More on Gartner's Five Collaboration Myths- 1

Blog Post created by jgaudin on Jun 28, 2011

Much thanks to Jeff Prillaman for pulling together his list of Enterprise 2.0 conference: Boston Notes, Quotes, Tweets 2 keep  I think it's an excellent list and definitely provides some food for thought.  The first link was very interesting to me and as Gartner Identifies Five Collaboration Myths I felt each myth warranted more discussion.  Let's begin with the first:


1. The right tools will make us collaborative

Technology can make it easier to collaborate when applications mirror a more intuitive, fluid work style, but selecting a tool without addressing roles, processes, metrics and the organization’s workplace climate is putting the cart before the horse.*


I could not agree more with this myth and the point that Gartner is making in that the tools need to first be evaluated against business processes and roles could not be more on target.  It's easy to select a great collaboration tool, but if it doesn't provide value (genuine or perceived) to the person using it in their daily routine then it will not make people collaborative just by being available. 


We know from Prof. Morten T. Hansen's book Collaboration How Leaders Avoid the Traps, Create Unity and Reap Big Results there are four major barriers to collaboration: search, transfer, "not invented here" (NIH) and hoarding.  The right tools will help overcome the technical aspects of these barriers, but overcoming the cultural aspects of these barriers can only be addressed by leadership that rewards the use of the selected tools in a collaborative way.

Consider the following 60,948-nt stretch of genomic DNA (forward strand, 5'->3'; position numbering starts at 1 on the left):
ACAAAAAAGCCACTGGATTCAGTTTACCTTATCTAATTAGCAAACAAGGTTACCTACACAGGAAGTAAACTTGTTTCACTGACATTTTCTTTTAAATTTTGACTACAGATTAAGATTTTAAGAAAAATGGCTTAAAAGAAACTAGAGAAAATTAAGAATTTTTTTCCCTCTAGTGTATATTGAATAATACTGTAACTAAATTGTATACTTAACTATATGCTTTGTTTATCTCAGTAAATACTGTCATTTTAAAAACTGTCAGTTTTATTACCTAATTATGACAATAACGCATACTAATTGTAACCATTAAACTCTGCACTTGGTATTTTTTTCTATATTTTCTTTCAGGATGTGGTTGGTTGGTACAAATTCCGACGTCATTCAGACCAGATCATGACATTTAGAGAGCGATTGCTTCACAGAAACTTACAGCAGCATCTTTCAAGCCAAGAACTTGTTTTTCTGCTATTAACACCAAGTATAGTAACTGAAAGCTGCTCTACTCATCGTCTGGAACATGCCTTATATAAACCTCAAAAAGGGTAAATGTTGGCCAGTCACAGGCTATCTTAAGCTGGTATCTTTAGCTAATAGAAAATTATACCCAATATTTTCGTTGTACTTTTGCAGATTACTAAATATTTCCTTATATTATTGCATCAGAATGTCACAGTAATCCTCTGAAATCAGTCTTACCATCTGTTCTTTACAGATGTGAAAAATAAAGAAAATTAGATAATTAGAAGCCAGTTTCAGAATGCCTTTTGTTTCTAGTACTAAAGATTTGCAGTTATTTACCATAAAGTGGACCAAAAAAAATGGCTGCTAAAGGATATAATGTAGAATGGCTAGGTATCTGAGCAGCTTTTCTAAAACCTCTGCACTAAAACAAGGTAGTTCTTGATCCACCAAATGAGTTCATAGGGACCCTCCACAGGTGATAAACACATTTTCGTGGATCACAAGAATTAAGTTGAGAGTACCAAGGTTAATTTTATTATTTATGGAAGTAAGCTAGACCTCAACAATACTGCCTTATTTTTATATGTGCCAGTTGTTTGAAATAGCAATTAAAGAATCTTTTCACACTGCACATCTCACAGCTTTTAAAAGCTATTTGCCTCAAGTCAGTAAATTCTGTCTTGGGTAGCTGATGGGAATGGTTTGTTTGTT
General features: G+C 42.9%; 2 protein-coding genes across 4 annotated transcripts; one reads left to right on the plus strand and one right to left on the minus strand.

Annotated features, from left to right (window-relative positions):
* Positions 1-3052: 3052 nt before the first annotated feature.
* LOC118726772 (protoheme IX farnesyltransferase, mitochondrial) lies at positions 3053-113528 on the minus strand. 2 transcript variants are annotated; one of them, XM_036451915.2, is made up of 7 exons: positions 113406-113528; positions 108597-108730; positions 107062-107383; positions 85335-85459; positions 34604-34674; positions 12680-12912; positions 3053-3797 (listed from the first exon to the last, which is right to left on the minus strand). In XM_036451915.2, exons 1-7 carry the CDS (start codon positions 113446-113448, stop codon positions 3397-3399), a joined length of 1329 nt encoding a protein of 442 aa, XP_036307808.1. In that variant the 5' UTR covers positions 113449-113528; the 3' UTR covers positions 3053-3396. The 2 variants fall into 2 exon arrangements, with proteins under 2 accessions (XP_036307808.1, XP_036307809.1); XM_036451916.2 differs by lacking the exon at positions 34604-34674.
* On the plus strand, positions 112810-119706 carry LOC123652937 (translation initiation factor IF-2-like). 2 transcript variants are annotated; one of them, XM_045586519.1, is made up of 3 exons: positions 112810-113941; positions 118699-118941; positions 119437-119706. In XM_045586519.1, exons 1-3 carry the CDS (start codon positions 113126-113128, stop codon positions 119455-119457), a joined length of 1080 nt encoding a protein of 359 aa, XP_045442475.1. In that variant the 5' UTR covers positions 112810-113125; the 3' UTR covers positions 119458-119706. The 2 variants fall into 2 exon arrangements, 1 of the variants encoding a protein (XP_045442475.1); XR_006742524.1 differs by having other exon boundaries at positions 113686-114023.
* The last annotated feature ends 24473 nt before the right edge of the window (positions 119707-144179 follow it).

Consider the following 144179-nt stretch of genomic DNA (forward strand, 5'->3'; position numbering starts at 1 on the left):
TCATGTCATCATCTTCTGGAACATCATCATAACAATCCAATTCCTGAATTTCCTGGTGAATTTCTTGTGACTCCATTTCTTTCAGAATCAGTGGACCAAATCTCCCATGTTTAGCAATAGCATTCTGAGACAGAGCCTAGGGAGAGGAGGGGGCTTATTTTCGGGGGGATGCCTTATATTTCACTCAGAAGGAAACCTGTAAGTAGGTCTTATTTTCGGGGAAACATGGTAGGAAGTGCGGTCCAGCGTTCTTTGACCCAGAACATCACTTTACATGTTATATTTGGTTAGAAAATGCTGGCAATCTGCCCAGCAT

One challenge with selecting the "right" tool is there are so many options and when purchase decisions occur independently, you end up with many options for the same "right" tool.  I talk about this in an earlier blog Business Requirements vs. Business Applications: Putting the Cart Before the Horse... and how a lack of intra-company collaboration for the evaluation and procurement of business applications will lead to silos of tools that inhibit their use.  In other words, in order to make the decision for the right tools you must collaborate across the organization before making the purchase decision.  Understand what capabilities already exist in your environment and how you can leverage and build upon those investments to bring greater collaborative value to your business processes. 



*Gartner Identifies Five Collaboration Myths